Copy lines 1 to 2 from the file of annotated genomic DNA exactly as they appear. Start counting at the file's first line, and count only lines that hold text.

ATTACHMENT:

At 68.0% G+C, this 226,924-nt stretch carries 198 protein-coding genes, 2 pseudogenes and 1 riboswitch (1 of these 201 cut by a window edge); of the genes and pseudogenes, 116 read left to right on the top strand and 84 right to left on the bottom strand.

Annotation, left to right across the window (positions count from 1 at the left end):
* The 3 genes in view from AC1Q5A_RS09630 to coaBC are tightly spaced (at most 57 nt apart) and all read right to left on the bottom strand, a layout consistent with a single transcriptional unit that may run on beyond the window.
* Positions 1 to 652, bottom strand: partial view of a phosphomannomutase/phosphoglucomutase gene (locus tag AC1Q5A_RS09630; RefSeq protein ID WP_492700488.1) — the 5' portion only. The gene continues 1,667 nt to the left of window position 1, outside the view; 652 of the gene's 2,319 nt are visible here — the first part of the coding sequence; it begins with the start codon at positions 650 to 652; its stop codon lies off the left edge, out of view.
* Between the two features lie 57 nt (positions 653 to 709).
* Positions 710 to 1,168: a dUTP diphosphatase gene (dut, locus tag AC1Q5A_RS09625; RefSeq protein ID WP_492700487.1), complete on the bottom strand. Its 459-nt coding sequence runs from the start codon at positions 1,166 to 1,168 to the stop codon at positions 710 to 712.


At 68.0% G+C, this 226,924-nt stretch carries 198 protein-coding genes, 2 pseudogenes and 1 riboswitch (1 of these 201 cut by a window edge); of the genes and pseudogenes, 116 read left to right on the top strand and 84 right to left on the bottom strand.

Annotation, left to right across the window (positions count from 1 at the left end):